Vineyards & Tuscan chow
My beau and I are planning a trip to Tuscany and Florence. We will be spending time all over Tuscany; Chianti, Sienna, etc. We would love to know about your favorite vineyards, markets and restaurants, and cooking classes. We are also looking to do an agriturismo stay at a farm or vineyard so if you can recommend one that would be wonderful :)
I can enthusiastically recommend the Villa Cilnia outside of Arezzo as a delightful agriturismo stay. The hotel is set within the vineyard and the smell of fresh rosemary perfumes the air from the plants that edge the long driveway and around the buildings.
Luigi and Orietta run the place with graciousness and attention to detail. Orietta is a phenomenal baker and jam maker; you'll enjoy her creations every morning at the breakfast buffet. The honey and all the jams are made on the premises.Each day's offerings are better than the day before.
The rooms have been created in the farm buildings and each one is different and idiosynchratic. A couple are accessed up a narrow stone spiral staircase. Some have steeply sloping ceilings. Whatever the shape, the place is immaculately clean.
One special treat is the swimming pool overlooking the vineyard. The view is sublime.
Orietta speaks no English, but we managed with pantomime and my limited Italian.Luigi, speaks excellent English to smooth the check in, but he is more occupied with the winery than the day-to-day functioning of the hotel. URL: http://www.villacilnia.com
The town of Arezzo is fascinating. If you're lucky, you'll time your visit to co-incide with the twice-a-year jousts. It's location is great if you're driving or doing everything by train. It's an easy drive from the exit on the 1-A and it's on the main train line. Cortona, Pienza, Montalcino, and Montepulciano are all short drives away in Tuscany. Ditto for Perugia, and the towns on the Piero della Francesco trail in Umbria.
If you're interested, I can supply information about restaurants in Arezzo since I don't believe Villa Cilina serves dinner. At any rate, we always ate dinner in town.
Montepulciano is dotted with tasting rooms, although our favorite, Redi was outside the pedestrian portion of town. We loved Redi's Vino Nobile di Montepulicano Briareo and their Vin Santo.
re: Indy 67
re: Love to Eat
Disclaimer: This review is based on my 2005 trip. Hopefully, someone will be able to provide an more current review of the places I've mentioned. (I did a quick search and turned up positive comments about Logge Vasari and Cantuccio from 2007. No recent comments -- good, bad, or indifferent -- on the other restaurants.)
Ristorante Logge Vasari is my favorite restaurant in Arezzo. I’ve eaten at least one meal there on each of my annual trips between 2000 and 2005. The restaurant prepares both Tuscan classics and innovative dishes equally well. In August, you’ll eat outdoors at the tables on the logge. This will be a big advantage with children in case the children get restless and want to walk around. They’ll simply step off the logge and be able to walk around the Piazza Grande, still in sight of the restaurant. For Mom’s and Dad’s needs, the floodlit buildings around the Piazza are simply gorgeous and romantic.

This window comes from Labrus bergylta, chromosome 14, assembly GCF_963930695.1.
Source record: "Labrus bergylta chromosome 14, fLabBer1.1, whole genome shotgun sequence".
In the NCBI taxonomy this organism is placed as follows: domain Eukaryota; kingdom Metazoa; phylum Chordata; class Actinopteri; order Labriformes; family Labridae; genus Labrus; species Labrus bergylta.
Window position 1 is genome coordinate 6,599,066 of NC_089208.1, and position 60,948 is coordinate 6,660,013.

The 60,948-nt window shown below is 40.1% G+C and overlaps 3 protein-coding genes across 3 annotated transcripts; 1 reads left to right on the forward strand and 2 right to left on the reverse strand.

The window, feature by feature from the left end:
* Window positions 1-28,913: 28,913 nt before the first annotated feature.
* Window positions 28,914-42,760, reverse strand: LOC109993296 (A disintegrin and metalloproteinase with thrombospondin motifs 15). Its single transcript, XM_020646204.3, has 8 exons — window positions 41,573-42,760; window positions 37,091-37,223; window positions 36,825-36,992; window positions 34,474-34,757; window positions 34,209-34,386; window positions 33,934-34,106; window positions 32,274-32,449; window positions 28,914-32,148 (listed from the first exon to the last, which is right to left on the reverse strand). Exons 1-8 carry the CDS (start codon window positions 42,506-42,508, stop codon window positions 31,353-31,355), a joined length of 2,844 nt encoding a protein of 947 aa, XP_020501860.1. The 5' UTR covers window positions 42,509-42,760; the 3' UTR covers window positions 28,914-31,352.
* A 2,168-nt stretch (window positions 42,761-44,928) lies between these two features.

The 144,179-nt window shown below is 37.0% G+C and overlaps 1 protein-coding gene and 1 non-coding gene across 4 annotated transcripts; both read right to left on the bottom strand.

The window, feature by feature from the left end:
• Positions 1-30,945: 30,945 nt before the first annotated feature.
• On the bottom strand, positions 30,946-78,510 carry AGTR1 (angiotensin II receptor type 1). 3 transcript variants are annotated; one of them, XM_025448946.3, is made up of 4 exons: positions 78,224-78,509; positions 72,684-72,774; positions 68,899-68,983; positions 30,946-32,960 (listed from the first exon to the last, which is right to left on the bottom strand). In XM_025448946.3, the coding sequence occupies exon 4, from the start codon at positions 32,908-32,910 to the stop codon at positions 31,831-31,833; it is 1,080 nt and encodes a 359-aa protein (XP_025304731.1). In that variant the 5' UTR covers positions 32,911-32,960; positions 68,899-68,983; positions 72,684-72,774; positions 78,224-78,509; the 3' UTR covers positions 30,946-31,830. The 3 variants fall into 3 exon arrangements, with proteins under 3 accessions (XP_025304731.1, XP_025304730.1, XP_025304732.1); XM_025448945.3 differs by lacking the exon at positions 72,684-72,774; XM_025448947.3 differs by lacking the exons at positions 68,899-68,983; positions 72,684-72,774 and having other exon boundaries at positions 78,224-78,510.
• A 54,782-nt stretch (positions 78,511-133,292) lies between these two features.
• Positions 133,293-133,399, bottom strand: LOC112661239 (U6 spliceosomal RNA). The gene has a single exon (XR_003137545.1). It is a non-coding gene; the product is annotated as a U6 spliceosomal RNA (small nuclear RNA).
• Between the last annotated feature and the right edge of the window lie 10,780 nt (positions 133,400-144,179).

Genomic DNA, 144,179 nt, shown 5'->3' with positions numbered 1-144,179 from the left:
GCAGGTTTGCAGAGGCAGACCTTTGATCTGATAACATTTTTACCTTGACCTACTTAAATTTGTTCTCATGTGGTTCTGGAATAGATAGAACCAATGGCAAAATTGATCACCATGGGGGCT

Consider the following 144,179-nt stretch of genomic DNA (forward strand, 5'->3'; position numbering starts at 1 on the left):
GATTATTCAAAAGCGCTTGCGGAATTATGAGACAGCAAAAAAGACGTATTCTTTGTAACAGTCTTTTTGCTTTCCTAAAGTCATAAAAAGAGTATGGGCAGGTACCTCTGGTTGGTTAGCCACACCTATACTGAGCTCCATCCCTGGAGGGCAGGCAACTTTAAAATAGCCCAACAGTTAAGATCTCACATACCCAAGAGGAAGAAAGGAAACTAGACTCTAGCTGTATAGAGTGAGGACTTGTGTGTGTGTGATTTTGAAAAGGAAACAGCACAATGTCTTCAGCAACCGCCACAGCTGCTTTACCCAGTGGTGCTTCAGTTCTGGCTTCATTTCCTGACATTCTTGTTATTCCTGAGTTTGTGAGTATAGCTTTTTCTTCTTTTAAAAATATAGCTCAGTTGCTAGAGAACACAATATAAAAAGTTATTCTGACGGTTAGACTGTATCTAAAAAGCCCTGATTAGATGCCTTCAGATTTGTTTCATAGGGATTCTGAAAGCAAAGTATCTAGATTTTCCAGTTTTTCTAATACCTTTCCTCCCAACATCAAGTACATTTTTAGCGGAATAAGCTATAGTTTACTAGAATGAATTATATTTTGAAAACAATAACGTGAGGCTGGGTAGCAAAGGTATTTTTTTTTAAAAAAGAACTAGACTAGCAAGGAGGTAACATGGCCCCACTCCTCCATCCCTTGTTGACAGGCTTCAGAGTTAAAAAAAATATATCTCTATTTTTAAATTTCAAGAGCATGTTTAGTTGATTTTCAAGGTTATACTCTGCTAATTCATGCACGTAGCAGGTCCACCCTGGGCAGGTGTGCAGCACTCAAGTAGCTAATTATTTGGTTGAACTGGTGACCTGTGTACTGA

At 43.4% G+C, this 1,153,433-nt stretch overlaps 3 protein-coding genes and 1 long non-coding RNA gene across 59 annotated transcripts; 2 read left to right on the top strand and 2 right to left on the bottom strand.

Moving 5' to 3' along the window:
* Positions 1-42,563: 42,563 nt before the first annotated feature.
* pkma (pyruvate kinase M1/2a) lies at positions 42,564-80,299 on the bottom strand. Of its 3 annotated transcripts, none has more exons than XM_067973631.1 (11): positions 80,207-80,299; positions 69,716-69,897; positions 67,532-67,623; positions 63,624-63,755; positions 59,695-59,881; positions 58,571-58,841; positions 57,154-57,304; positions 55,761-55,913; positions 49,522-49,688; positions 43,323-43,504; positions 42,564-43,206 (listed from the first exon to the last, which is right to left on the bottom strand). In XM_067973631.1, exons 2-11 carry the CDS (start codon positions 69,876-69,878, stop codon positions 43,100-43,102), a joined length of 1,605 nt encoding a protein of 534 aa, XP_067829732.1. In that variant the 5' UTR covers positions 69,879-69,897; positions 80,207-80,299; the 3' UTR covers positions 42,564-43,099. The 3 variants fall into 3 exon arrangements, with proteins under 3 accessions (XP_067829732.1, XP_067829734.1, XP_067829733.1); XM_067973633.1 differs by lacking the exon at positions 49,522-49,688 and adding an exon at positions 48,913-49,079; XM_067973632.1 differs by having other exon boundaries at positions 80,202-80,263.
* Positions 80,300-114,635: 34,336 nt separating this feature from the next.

There are quite a number of restaurants along the logge, including Lancia d’Oro run by the brother of the owner of Logge Vasari. I’ve eaten at Lancia d’Oro twice and enjoyed both dinners. However, I’ve gotten attached to Logge Vasari. Besides, they pretend to remember me each time.
Il Cantuccio is long-standing trattoria serving home-style cooking. Their butter and sage sauce -- I ate it over ravioli -- sets the standard for this sauce. From my lone dinner there, the wild boar ragu was amazing. I’ve eaten many lunches. And it’s always the same lunch: the aforementioned ravioli and carpaccio of veal with arugula and parmesan. My husband shares the ravioli, but he orders the same preparation with breasola instead of veal. This is an indoors-only restaurant. (Location: Via Madonna del Prato -- south of the Via Roma)
Trattoria la Vigna: The food and the show combine to make this a nice experience. The show comes from the fact that the raw food is arrayed on a wooden table in front of a cook who stands before a huge open fireplace. The cook slices the veggies, steak, sausage, etc. and, then, grills them in a huge wood-fired fireplace. We enjoyed a platter of grilled fresh porcini mushrooms along with a second platter of grilled eggplant, zucchini, and peppers. The star of the meal was our Bistecca alla Fiorentina. Incidentally, the Italian word for rare is al sangue -- the best way to show off the Chianina beef. (Location: Via Spinello -- south of the Via Roma)
Gastronomia il Cervo: In 2005, this was the new kid on the block. It is a combination take-out and eat-in store. For those eating in, customers place an order downstairs and proceed upstairs to the dozen or so table distributed between two rooms. A waitress brings the food to your table. It’s not quite a Tavalo Caldo since some of the pastas get prepared to order while others have been prepared in advance. At our lunch experience there, everything looked so appealing that we ordered too much food. Happily, the taste lived up to the visual promise so the large quantities of left-over food reflected our too-big eyes and not a commentary on the taste. (Location: Via Cavour just beyond the western edge of Piazza San Francesco)